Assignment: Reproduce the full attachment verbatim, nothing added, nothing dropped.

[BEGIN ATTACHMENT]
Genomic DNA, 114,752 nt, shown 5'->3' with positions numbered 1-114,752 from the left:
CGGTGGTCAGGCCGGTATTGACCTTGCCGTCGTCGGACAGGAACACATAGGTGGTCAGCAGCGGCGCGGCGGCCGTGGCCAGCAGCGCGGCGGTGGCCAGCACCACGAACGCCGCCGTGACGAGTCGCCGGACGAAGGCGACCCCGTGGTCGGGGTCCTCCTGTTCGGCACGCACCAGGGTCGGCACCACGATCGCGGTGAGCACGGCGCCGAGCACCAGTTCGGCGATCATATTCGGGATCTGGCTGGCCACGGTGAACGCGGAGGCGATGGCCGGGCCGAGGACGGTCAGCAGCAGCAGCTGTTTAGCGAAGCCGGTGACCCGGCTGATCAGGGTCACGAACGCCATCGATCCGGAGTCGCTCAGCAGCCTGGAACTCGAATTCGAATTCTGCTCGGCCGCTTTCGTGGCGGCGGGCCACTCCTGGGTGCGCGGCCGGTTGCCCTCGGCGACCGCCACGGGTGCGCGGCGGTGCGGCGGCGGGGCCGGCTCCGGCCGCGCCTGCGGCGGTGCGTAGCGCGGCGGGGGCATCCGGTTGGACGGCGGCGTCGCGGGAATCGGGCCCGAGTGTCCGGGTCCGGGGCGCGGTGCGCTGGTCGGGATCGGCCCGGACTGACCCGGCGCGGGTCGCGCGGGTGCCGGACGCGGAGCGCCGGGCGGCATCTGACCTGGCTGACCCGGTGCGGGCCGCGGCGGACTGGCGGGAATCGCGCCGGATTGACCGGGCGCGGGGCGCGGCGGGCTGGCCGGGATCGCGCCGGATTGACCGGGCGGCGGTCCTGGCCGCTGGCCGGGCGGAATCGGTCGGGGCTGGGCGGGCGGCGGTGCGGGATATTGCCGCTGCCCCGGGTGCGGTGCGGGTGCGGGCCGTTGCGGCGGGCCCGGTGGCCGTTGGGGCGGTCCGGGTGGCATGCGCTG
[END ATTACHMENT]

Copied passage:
Genomic DNA, 114,752 nt, shown 5'->3' with positions numbered 1-114,752 from the left:
CGGTGGTCAGGCCGGTATTGACCTTGCCGTCGTCGGACAGGAACACATAGGTGGTCAGCAGCGGCGCGGCGGCCGTGGCCAGCAGCGCGGCGGTGGCCAGCACCACGAACGCCGCCGTGACGAGTCGCCGGACGAAGGCGACCCCGTGGTCGGGGTCCTCCTGTTCGGCACGCACCAGGGTCGGCACCACGATCGCGGTGAGCACGGCGCCGAGCACCAGTTCGGCGATCATATTCGGGATCTGGCTGGCCACGGTGAACGCGGAGGCGATGGCCGGGCCGAGGACGGTCAGCAGCAGCAGCTGTTTAGCGAAGCCGGTGACCCGGCTGATCAGGGTCACGAACGCCATCGATCCGGAGTCGCTCAGCAGCCTGGAACTCGAATTCGAATTCTGCTCGGCCGCTTTCGTGGCGGCGGGCCACTCCTGGGTGCGCGGCCGGTTGCCCTCGGCGACCGCCACGGGTGCGCGGCGGTGCGGCGGCGGGGCCGGCTCCGGCCGCGCCTGCGGCGGTGCGTAGCGCGGCGGGGGCATCCGGTTGGACGGCGGCGTCGCGGGAATCGGGCCCGAGTGTCCGGGTCCGGGGCGCGGTGCGCTGGTCGGGATCGGCCCGGACTGACCCGGCGCGGGTCGCGCGGGTGCCGGACGCGGAGCGCCGGGCGGCATCTGACCTGGCTGACCCGGTGCGGGCCGCGGCGGACTGGCGGGAATCGCGCCGGATTGACCGGGCGCGGGGCGCGGCGGGCTGGCCGGGATCGCGCCGGATTGACCGGGCGGCGGTCCTGGCCGCTGGCCGGGCGGAATCGGTCGGGGCTGGGCGGGCGGCGGTGCGGGATATTGCCGCTGCCCCGGGTGCGGTGCGGGTGCGGGCCGTTGCGGCGGGCCCGGTGGCCGTTGGGGCGGTCCGGGTGGCATGCGCTG